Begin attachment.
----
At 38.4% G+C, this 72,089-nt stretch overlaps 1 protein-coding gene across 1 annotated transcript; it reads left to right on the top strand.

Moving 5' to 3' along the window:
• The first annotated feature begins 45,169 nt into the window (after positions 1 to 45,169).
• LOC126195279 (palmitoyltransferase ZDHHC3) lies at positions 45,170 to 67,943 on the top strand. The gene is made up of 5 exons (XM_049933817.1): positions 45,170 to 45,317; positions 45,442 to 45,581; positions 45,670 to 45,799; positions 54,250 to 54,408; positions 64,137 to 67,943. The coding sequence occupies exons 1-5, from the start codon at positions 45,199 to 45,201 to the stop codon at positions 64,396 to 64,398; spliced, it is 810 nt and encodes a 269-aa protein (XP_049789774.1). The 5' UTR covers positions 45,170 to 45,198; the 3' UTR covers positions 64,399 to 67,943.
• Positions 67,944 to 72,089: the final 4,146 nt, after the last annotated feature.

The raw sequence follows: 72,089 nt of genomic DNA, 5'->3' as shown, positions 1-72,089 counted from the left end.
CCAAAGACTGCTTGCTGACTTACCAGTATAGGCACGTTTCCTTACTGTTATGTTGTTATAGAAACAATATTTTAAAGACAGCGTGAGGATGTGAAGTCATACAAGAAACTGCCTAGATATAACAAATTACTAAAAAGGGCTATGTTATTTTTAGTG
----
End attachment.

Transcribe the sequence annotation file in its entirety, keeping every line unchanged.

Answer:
At 38.4% G+C, this 72,089-nt stretch overlaps 1 protein-coding gene across 1 annotated transcript; it reads left to right on the top strand.

Moving 5' to 3' along the window:
• The first annotated feature begins 45,169 nt into the window (after positions 1 to 45,169).
• LOC126195279 (palmitoyltransferase ZDHHC3) lies at positions 45,170 to 67,943 on the top strand. The gene is made up of 5 exons (XM_049933817.1): positions 45,170 to 45,317; positions 45,442 to 45,581; positions 45,670 to 45,799; positions 54,250 to 54,408; positions 64,137 to 67,943. The coding sequence occupies exons 1-5, from the start codon at positions 45,199 to 45,201 to the stop codon at positions 64,396 to 64,398; spliced, it is 810 nt and encodes a 269-aa protein (XP_049789774.1). The 5' UTR covers positions 45,170 to 45,198; the 3' UTR covers positions 64,399 to 67,943.
• Positions 67,944 to 72,089: the final 4,146 nt, after the last annotated feature.

The raw sequence follows: 72,089 nt of genomic DNA, 5'->3' as shown, positions 1-72,089 counted from the left end.
CCAAAGACTGCTTGCTGACTTACCAGTATAGGCACGTTTCCTTACTGTTATGTTGTTATAGAAACAATATTTTAAAGACAGCGTGAGGATGTGAAGTCATACAAGAAACTGCCTAGATATAACAAATTACTAAAAAGGGCTATGTTATTTTTAGTG